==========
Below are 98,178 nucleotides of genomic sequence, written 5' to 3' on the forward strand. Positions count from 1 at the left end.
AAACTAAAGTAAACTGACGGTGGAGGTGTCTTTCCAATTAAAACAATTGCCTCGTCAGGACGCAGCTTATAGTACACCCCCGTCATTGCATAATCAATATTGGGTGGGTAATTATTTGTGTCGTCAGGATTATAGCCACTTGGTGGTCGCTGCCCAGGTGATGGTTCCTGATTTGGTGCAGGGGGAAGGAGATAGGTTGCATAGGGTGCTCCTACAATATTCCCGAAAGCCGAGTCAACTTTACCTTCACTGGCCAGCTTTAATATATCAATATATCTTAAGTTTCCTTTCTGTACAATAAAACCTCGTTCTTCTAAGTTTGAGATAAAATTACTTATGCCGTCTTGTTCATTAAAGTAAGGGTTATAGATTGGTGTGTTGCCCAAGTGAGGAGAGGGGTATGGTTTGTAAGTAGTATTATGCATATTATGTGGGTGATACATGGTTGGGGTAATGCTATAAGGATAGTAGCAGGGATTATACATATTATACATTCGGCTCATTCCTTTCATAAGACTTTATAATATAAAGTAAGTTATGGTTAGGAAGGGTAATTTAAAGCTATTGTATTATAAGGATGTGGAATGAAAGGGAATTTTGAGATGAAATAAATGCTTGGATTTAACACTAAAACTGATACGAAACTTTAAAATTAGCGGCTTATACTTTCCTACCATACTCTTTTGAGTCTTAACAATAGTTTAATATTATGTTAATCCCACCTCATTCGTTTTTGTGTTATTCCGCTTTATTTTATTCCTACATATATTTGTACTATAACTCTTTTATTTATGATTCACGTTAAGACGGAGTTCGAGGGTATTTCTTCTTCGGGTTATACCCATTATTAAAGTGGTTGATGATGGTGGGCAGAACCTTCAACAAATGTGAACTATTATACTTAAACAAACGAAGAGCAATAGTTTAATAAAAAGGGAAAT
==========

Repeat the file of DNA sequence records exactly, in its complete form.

Below are 98,178 nucleotides of genomic sequence, written 5' to 3' on the forward strand. Positions count from 1 at the left end.
AAACTAAAGTAAACTGACGGTGGAGGTGTCTTTCCAATTAAAACAATTGCCTCGTCAGGACGCAGCTTATAGTACACCCCCGTCATTGCATAATCAATATTGGGTGGGTAATTATTTGTGTCGTCAGGATTATAGCCACTTGGTGGTCGCTGCCCAGGTGATGGTTCCTGATTTGGTGCAGGGGGAAGGAGATAGGTTGCATAGGGTGCTCCTACAATATTCCCGAAAGCCGAGTCAACTTTACCTTCACTGGCCAGCTTTAATATATCAATATATCTTAAGTTTCCTTTCTGTACAATAAAACCTCGTTCTTCTAAGTTTGAGATAAAATTACTTATGCCGTCTTGTTCATTAAAGTAAGGGTTATAGATTGGTGTGTTGCCCAAGTGAGGAGAGGGGTATGGTTTGTAAGTAGTATTATGCATATTATGTGGGTGATACATGGTTGGGGTAATGCTATAAGGATAGTAGCAGGGATTATACATATTATACATTCGGCTCATTCCTTTCATAAGACTTTATAATATAAAGTAAGTTATGGTTAGGAAGGGTAATTTAAAGCTATTGTATTATAAGGATGTGGAATGAAAGGGAATTTTGAGATGAAATAAATGCTTGGATTTAACACTAAAACTGATACGAAACTTTAAAATTAGCGGCTTATACTTTCCTACCATACTCTTTTGAGTCTTAACAATAGTTTAATATTATGTTAATCCCACCTCATTCGTTTTTGTGTTATTCCGCTTTATTTTATTCCTACATATATTTGTACTATAACTCTTTTATTTATGATTCACGTTAAGACGGAGTTCGAGGGTATTTCTTCTTCGGGTTATACCCATTATTAAAGTGGTTGATGATGGTGGGCAGAACCTTCAACAAATGTGAACTATTATACTTAAACAAACGAAGAGCAATAGTTTAATAAAAAGGGAAAT